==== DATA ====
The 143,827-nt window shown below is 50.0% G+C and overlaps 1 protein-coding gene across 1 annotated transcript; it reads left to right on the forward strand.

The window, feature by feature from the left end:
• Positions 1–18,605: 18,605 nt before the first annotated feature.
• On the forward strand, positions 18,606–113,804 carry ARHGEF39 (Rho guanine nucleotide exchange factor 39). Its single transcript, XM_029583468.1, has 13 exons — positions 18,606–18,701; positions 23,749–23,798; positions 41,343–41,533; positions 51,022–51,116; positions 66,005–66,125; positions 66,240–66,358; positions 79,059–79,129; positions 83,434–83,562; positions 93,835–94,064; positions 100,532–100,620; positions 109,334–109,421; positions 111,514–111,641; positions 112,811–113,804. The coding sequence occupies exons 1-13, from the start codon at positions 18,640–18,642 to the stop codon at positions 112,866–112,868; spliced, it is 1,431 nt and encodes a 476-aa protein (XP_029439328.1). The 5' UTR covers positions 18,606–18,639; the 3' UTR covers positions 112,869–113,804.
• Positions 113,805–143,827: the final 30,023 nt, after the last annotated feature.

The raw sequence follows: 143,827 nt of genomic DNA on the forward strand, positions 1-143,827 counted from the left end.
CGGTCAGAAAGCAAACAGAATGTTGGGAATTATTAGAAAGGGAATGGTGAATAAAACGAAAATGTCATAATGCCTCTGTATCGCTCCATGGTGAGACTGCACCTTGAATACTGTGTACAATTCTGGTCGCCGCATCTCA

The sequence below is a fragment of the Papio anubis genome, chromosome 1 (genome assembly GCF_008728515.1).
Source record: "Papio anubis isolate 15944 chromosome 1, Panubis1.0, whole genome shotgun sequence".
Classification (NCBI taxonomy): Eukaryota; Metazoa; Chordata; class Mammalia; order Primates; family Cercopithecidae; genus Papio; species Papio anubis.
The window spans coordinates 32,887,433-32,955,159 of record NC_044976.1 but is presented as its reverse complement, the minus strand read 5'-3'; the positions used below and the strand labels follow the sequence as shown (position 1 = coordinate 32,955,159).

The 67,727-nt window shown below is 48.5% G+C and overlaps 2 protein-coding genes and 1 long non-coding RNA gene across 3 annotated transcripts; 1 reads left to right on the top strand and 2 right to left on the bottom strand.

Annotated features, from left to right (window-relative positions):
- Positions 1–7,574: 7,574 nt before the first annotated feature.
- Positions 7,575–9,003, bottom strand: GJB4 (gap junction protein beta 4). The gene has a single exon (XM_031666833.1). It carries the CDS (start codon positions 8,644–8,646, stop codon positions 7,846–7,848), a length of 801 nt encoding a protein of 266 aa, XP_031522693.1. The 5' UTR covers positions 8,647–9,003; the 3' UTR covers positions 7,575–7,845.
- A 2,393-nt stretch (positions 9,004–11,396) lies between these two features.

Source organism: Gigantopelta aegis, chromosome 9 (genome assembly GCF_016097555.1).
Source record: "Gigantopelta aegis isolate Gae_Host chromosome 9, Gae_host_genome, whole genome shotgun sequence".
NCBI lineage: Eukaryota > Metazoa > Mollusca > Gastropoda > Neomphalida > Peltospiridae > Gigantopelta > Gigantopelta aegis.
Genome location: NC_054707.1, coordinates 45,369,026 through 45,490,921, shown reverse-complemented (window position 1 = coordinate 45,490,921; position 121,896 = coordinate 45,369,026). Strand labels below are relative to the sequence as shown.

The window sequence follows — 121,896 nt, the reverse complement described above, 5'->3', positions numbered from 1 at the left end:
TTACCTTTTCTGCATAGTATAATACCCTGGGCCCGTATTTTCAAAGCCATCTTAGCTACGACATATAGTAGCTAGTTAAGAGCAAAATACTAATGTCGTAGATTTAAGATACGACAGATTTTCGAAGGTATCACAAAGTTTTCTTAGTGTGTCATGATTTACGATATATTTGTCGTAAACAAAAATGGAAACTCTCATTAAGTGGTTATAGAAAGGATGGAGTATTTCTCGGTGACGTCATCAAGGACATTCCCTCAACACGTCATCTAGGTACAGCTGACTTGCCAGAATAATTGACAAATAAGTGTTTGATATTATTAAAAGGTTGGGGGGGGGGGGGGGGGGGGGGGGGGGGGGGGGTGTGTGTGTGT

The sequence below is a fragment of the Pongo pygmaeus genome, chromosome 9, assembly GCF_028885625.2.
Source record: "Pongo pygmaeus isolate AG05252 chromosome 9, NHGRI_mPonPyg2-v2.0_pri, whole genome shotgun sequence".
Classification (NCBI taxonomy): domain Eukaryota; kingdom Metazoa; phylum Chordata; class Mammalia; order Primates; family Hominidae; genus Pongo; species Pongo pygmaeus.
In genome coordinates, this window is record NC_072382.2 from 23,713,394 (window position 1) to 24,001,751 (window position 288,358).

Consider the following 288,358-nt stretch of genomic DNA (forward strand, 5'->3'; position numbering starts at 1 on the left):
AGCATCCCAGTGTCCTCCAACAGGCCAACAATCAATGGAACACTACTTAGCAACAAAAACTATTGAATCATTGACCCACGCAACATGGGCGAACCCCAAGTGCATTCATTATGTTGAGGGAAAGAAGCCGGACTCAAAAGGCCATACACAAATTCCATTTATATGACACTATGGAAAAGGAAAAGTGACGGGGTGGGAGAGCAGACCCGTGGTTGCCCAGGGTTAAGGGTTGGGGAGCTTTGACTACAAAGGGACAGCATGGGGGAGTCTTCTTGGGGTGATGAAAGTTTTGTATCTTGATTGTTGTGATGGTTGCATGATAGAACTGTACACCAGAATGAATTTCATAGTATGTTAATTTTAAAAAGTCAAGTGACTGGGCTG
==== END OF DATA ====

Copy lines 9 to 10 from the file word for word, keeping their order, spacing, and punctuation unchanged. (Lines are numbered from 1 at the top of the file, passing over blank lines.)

Source record: "Papio anubis isolate 15944 chromosome 1, Panubis1.0, whole genome shotgun sequence".
Classification (NCBI taxonomy): Eukaryota; Metazoa; Chordata; class Mammalia; order Primates; family Cercopithecidae; genus Papio; species Papio anubis.